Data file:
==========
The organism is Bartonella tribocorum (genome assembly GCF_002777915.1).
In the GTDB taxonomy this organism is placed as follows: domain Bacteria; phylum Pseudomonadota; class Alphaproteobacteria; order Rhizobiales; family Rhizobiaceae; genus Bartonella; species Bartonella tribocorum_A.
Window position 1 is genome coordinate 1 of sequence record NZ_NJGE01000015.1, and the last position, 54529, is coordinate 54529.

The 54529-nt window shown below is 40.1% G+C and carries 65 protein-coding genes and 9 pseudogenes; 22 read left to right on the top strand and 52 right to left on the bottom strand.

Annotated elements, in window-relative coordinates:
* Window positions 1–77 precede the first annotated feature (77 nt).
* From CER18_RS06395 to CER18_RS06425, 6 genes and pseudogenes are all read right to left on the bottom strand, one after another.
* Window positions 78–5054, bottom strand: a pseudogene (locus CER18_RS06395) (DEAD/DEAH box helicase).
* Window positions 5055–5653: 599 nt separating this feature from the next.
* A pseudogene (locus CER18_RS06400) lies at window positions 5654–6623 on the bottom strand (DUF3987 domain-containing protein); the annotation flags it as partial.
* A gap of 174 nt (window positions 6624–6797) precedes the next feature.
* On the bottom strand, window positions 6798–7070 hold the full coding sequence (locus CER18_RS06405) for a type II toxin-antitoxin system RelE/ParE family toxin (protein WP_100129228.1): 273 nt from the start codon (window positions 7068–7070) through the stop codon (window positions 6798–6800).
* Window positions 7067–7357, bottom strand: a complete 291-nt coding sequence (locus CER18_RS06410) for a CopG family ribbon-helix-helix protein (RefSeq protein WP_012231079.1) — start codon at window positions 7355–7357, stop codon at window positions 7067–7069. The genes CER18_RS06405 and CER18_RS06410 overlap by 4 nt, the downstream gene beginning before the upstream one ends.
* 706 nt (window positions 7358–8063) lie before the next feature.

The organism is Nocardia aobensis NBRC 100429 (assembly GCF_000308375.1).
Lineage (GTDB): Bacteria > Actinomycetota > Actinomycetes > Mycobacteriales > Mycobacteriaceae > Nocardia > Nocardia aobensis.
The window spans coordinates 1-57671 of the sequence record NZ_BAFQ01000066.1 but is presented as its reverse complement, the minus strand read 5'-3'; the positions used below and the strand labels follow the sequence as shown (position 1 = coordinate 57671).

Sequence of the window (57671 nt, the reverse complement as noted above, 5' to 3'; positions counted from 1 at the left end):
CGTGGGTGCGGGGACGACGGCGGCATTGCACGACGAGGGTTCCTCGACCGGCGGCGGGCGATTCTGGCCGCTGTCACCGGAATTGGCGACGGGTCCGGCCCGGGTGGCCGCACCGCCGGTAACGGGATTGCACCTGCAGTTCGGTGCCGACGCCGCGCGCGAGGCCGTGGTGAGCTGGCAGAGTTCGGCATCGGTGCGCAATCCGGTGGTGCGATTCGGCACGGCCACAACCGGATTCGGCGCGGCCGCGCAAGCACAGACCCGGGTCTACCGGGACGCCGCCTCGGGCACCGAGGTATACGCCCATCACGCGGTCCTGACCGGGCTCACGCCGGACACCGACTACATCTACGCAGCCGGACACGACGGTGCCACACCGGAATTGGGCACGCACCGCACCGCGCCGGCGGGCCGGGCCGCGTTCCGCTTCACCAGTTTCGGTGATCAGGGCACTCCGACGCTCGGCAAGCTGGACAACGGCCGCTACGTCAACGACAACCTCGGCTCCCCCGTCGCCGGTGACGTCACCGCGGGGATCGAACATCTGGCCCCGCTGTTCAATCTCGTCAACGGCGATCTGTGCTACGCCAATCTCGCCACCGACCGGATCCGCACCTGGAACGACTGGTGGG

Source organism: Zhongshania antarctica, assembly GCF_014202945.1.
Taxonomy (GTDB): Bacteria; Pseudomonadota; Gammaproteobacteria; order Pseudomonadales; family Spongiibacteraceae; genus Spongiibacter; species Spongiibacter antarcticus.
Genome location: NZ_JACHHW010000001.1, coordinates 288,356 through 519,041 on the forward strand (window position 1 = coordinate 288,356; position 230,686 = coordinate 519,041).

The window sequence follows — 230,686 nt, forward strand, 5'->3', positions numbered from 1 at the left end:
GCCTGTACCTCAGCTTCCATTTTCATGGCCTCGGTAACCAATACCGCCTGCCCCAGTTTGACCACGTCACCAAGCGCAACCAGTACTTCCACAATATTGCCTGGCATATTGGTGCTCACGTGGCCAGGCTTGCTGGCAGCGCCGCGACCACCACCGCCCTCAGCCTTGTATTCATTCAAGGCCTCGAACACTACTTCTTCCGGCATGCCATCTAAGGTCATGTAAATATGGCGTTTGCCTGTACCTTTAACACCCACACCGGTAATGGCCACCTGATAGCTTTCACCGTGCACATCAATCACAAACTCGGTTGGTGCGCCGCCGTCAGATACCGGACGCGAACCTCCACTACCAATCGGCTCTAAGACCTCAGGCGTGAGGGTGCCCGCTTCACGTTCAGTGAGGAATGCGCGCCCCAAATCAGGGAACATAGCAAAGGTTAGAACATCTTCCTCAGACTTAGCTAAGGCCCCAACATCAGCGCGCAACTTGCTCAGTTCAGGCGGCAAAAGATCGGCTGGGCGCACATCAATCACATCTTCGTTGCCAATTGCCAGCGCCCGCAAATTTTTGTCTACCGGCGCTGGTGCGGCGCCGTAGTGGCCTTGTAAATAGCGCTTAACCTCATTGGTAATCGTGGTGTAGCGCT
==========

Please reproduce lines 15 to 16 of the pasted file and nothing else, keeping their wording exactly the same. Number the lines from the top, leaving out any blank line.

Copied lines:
The organism is Nocardia aobensis NBRC 100429 (assembly GCF_000308375.1).
Lineage (GTDB): Bacteria > Actinomycetota > Actinomycetes > Mycobacteriales > Mycobacteriaceae > Nocardia > Nocardia aobensis.